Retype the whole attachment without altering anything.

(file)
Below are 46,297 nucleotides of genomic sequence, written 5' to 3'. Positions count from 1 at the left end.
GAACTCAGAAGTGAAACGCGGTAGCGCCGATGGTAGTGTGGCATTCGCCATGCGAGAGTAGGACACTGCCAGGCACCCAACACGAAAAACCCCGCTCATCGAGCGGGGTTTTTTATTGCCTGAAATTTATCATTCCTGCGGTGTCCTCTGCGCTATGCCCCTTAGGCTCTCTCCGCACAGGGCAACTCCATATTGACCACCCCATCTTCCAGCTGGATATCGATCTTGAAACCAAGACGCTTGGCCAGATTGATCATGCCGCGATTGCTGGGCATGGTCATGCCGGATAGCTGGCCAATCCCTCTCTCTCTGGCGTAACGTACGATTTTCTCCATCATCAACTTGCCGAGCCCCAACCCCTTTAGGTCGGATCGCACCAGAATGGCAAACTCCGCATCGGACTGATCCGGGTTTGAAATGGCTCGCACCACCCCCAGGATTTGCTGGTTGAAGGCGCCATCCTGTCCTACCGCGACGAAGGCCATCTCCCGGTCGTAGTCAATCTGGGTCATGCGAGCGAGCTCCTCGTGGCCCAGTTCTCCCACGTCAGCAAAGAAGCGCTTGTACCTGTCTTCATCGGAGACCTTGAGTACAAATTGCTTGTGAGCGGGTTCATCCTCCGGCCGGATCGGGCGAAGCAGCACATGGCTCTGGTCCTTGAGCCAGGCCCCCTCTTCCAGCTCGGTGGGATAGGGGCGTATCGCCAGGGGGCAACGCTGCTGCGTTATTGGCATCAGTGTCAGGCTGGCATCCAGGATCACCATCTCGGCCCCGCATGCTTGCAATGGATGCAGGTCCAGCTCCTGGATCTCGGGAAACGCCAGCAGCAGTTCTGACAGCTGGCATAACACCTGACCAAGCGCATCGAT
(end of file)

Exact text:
Below are 46,297 nucleotides of genomic sequence, written 5' to 3'. Positions count from 1 at the left end.
GAACTCAGAAGTGAAACGCGGTAGCGCCGATGGTAGTGTGGCATTCGCCATGCGAGAGTAGGACACTGCCAGGCACCCAACACGAAAAACCCCGCTCATCGAGCGGGGTTTTTTATTGCCTGAAATTTATCATTCCTGCGGTGTCCTCTGCGCTATGCCCCTTAGGCTCTCTCCGCACAGGGCAACTCCATATTGACCACCCCATCTTCCAGCTGGATATCGATCTTGAAACCAAGACGCTTGGCCAGATTGATCATGCCGCGATTGCTGGGCATGGTCATGCCGGATAGCTGGCCAATCCCTCTCTCTCTGGCGTAACGTACGATTTTCTCCATCATCAACTTGCCGAGCCCCAACCCCTTTAGGTCGGATCGCACCAGAATGGCAAACTCCGCATCGGACTGATCCGGGTTTGAAATGGCTCGCACCACCCCCAGGATTTGCTGGTTGAAGGCGCCATCCTGTCCTACCGCGACGAAGGCCATCTCCCGGTCGTAGTCAATCTGGGTCATGCGAGCGAGCTCCTCGTGGCCCAGTTCTCCCACGTCAGCAAAGAAGCGCTTGTACCTGTCTTCATCGGAGACCTTGAGTACAAATTGCTTGTGAGCGGGTTCATCCTCCGGCCGGATCGGGCGAAGCAGCACATGGCTCTGGTCCTTGAGCCAGGCCCCCTCTTCCAGCTCGGTGGGATAGGGGCGTATCGCCAGGGGGCAACGCTGCTGCGTTATTGGCATCAGTGTCAGGCTGGCATCCAGGATCACCATCTCGGCCCCGCATGCTTGCAATGGATGCAGGTCCAGCTCCTGGATCTCGGGAAACGCCAGCAGCAGTTCTGACAGCTGGCATAACACCTGACCAAGCGCATCGAT